What about Colossians 4:15 when Paul says, “Greet the brothers who are in Laodicea and also Nympha and the church that is in her house.” Much like Phoebe and Chloe, Nympha was likely responsible for teaching and preaching the Word of God to the church that gathered in her home.
    Back to Romans 16:7, “Greet Andronicus and Junia, my fellow Jews who have been in prison with me. They are outstanding among the apostles, and they were in Christ before I was.” Junia was a female apostle who at one point was imprisoned with Paul for preaching the gospel!
    Contrary to what Paul wrote to Timothy in one verse, Paul generally had high praise for the women who preached and taught God’s Word, sometimes even right along side him! We have to take these passages literally too.
    So, we’d be wise to keep going and to next consider the grammatical context. Paul says, “But I do not allow a woman to teach or exercise authority over a man, but to remain quiet.”
    I said last week that we need to look at the who. Who is doing the action? Who is involved? Who is being addressed, etc? We already know Paul wrote the letter. We already know he wrote it to Timothy. Is there any other “who” in this verse?
    We have Paul, the “I” in this verse. We have “a man” which in the Greek is plural and meant to indicate that Paul is talking about all men. And we have “a woman” which in the Greek is singular and indicates that Paul was talking about one woman. Hmm.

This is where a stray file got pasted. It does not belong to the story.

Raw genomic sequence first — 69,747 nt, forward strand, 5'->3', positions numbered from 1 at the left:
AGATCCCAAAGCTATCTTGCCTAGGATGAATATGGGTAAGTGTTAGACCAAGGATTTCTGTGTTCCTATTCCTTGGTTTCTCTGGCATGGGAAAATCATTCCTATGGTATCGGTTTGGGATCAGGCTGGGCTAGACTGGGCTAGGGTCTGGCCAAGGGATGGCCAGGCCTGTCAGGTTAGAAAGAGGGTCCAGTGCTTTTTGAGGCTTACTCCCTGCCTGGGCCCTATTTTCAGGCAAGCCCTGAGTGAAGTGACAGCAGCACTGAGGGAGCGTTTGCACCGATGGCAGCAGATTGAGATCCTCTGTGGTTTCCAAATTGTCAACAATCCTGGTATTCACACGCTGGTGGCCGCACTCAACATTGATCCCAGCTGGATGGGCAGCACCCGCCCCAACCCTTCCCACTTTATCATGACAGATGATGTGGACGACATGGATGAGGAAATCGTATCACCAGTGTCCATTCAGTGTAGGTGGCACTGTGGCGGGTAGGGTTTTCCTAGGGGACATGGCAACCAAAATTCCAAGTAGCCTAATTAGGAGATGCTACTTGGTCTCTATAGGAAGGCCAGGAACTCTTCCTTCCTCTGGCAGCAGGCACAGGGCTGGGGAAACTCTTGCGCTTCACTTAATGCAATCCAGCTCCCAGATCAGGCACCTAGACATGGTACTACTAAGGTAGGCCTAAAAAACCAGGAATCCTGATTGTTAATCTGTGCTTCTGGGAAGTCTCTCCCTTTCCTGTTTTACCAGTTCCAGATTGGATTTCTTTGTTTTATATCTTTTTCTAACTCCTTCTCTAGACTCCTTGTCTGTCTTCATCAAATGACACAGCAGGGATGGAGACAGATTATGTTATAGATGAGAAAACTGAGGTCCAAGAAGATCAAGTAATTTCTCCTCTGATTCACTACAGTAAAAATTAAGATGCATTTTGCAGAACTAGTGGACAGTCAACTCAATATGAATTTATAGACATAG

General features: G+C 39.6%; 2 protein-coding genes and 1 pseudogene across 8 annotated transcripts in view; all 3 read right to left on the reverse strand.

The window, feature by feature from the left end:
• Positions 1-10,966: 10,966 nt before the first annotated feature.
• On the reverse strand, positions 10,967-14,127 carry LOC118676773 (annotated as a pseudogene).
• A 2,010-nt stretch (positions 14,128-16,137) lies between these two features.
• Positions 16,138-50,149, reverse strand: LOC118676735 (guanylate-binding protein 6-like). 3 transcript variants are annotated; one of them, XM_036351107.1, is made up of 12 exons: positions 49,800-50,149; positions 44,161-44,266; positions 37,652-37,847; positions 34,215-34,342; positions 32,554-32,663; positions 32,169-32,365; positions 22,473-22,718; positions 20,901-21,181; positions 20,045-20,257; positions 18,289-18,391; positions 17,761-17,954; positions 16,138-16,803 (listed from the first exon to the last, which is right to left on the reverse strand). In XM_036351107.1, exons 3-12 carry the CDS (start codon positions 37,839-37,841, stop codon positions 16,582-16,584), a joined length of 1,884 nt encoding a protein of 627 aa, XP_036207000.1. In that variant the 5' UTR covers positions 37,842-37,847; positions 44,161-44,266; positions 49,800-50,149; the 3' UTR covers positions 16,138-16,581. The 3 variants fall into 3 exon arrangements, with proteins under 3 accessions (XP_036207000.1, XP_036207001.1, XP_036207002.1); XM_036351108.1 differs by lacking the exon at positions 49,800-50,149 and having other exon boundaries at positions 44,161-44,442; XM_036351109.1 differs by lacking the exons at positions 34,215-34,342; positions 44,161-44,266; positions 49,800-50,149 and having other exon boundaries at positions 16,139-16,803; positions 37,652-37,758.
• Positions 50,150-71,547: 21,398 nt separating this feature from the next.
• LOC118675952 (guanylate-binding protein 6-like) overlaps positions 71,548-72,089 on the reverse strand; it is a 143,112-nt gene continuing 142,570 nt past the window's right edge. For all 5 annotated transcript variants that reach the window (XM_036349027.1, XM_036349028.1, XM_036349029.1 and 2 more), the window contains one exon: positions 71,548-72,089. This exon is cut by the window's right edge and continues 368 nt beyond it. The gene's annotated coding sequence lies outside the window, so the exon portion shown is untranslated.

Then we should ask, “What woman, Paul?” He doesn’t specifically say, but we do need to consider the grammar here. He’s not encompassing all women with what he said, he was singling someone out. One particular woman. That’s a bit different, isn’t it?
    On to the “what”. What is being done here, what is the action? The action is teaching or having authority over men. This has to be considered along with the how. How is the action being done? The answer is that it’s not, at least it shouldn’t be. The woman, Paul is saying, he would not let teach or have authority over men.
    I want to point out one more interesting thing about the grammar here, how the words are being used. The word we translate as authority comes from the Greek “authentein”. It is the only time in the entire Bible that this word appears. What that means is that we can’t check this word against Paul’s other letters to see how he uses it in other contexts. What that means is that we don’t actually have an accurate picture of how to translate this word from Paul, who wrote it. The closest we have is other texts, not the Bible, that were written around the same time that use the word “authentein” to mean these things: doer of a massacre, author of crimes, perpetrators of sacrilege, supporter of violent actions, murderer of oneself, sole power, perpetrator of slaughter, murderer, slayer, slayer of oneself, authority, perpetrator of evil, and one who murders by his own hand.
    So, maybe we have incorrectly translated this word when we translate it into English? The point is, we can’t know for sure because it’s the only time this word appears in the Bible. We call this a hapax legomenon. It means it only is used once. Language is very complex, and it’s foolish to build an entire church doctrine based on one word that appears one time in the Bible.
    We want to also consider the historical context. Here’s what we know about what was happening historically in and around the church in Ephesus. We know that there was a negative cultural attitude toward women in general. Women were lesser than men. Women were meant to serve men, many times in a very demeaning way. Women had no rights, couldn’t vote, couldn’t hold property, couldn’t go to some public places.